The world of dog training
somewhat parallels the world of child rearing. For years, children
were raised with the Victorian mindset of "spare the rod, spoil the
child." Then, in the 1960s, philosophies on raising children moved
toward "spoil the rod, spare the child." It was thought that we should
not reprimand children. Instead, we should let them be themselves.
Child-rearing theories have swung from one extreme to the other and
are now searching for a middle ground.
The dog world experienced an evolution similar to the one in child
rearing. Formal dog training originated in the military. Armies
trained their dogs with harsh and rigid techniques. As dog training
became more mainstream and moved into homes, it was fashioned after
militaristic training. If dog training was harsh, it was because
of its origin, not because that type of severity is required to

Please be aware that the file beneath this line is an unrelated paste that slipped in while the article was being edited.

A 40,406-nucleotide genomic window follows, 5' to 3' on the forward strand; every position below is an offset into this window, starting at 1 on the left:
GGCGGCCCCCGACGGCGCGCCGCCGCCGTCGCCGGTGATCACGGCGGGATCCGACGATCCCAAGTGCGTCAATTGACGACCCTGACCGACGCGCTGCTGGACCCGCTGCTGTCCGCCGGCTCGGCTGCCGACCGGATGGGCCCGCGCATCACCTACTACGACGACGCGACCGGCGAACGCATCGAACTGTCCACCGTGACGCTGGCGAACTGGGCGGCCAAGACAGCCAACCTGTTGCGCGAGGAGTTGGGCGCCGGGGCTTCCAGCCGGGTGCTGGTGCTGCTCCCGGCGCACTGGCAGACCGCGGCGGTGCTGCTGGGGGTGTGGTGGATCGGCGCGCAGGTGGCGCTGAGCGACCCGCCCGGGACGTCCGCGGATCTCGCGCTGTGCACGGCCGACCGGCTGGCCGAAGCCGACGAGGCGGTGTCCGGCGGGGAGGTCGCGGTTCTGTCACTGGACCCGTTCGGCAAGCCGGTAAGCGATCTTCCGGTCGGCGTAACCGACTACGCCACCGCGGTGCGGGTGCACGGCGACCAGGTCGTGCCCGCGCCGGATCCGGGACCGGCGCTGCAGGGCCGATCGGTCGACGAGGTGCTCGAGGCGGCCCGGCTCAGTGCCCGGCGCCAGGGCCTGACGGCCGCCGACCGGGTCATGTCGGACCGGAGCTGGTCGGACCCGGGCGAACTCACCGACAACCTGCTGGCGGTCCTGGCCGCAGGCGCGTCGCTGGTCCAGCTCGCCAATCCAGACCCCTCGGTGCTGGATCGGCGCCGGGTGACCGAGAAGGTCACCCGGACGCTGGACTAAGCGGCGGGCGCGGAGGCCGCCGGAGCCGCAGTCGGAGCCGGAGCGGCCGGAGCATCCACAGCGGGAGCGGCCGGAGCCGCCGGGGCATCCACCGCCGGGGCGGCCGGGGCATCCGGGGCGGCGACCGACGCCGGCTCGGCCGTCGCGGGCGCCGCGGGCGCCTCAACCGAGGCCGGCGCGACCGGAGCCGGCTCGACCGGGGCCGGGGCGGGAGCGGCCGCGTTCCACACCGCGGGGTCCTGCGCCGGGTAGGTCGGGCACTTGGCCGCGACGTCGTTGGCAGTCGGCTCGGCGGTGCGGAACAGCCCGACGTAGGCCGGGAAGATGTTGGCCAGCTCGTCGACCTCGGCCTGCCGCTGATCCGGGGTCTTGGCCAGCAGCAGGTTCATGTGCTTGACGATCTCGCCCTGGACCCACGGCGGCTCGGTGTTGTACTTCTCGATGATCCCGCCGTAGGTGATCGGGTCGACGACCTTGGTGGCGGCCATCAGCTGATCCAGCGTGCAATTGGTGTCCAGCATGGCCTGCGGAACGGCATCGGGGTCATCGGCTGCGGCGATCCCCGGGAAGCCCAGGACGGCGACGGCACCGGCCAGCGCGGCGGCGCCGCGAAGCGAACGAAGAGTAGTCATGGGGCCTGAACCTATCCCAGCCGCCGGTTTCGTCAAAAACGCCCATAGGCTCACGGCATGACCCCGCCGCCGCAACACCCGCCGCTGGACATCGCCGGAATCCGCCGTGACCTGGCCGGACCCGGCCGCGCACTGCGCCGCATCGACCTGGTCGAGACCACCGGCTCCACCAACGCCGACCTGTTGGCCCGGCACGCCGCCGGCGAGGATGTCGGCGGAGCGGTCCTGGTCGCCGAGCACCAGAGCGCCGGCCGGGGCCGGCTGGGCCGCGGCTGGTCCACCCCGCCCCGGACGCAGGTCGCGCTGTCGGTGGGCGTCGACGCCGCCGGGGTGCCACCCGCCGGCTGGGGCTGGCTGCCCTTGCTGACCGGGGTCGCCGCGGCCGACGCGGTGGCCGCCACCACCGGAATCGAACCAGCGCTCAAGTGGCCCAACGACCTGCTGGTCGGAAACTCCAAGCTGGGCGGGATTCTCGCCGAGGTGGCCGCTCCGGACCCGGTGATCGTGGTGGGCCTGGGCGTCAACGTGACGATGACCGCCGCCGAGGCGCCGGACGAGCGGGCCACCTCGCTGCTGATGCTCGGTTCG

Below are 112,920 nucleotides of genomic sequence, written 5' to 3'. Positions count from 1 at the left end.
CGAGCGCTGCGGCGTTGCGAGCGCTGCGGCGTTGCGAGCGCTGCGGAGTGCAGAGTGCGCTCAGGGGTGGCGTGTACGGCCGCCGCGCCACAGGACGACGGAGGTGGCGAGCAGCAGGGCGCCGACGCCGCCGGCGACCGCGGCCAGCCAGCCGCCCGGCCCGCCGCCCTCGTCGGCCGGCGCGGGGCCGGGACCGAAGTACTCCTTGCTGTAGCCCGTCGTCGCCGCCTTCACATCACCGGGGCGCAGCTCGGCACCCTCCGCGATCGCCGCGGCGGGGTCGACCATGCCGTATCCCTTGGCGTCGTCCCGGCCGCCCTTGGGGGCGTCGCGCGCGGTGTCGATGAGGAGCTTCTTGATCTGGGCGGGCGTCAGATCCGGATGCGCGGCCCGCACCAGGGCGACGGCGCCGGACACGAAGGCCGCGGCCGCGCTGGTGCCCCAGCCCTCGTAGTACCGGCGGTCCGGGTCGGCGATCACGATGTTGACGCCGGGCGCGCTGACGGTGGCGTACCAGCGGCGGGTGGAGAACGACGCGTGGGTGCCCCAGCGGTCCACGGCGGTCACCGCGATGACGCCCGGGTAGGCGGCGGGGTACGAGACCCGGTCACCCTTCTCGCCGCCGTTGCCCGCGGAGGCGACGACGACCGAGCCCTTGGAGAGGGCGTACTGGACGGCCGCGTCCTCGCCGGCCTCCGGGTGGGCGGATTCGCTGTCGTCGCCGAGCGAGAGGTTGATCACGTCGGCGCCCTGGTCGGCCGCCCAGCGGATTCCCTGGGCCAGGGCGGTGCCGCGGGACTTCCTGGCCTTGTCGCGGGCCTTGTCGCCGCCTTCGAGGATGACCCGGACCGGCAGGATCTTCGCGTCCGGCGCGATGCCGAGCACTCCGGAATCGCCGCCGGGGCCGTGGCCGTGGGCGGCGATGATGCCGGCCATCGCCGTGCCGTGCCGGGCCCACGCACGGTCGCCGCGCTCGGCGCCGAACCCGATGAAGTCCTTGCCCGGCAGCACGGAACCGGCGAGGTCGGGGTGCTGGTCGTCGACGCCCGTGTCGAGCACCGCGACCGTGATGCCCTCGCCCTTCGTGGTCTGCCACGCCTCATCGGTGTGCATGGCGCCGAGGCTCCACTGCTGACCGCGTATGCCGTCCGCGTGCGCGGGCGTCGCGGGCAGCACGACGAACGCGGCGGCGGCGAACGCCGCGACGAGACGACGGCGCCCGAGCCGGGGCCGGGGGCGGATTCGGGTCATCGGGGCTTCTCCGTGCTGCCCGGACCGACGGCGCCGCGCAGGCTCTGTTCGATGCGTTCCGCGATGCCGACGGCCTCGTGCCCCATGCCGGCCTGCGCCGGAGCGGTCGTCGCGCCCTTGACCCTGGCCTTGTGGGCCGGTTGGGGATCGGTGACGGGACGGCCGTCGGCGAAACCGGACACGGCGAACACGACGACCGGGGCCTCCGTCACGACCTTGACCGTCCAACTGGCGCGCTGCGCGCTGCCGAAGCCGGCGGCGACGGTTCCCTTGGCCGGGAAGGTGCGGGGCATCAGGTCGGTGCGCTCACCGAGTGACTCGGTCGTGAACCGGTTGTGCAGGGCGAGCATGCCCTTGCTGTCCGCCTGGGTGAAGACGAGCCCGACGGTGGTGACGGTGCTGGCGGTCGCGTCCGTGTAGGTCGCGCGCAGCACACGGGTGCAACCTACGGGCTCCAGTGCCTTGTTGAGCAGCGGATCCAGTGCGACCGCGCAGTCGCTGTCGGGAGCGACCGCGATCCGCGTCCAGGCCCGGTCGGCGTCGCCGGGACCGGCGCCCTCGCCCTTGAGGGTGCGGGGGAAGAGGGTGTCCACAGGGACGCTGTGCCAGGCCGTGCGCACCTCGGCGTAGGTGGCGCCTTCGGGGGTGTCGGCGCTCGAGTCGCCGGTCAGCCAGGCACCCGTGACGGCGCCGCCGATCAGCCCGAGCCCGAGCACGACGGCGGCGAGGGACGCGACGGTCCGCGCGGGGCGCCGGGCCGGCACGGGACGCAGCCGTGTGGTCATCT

train a dog.
Behavioral science has revolutionized dog training. For the first
time, we delve not only into how dogs think but also into how dogs
learn. We finally have substance to draw from when shaping dog training.
We no longer have to think that strict domination of the dog is
the only way to get compliance from him. Behaviorists study how
dogs interrelate and respond to others in their environment. Research
has found that dogs' actions directly relate to what is important
to them. Pack and rank are at the top of the list. The second part,
animal-learning theory, looks at how dogs learn, which is primarily
via responses conditioned through positive and negative reinforcement.
The combination of understanding dog behavior and animal-learning
theory headed a new movement in training. Theoretically, we should
train motivationally, rewarding proper behavior and, in many cases,
ignoring bad behavior. Some trainers have interpreted this to mean
you should never do anything negative to the dog. It's imperative
to find a happy medium between the two in the same way people raising
children today seek to find a balance between the two very different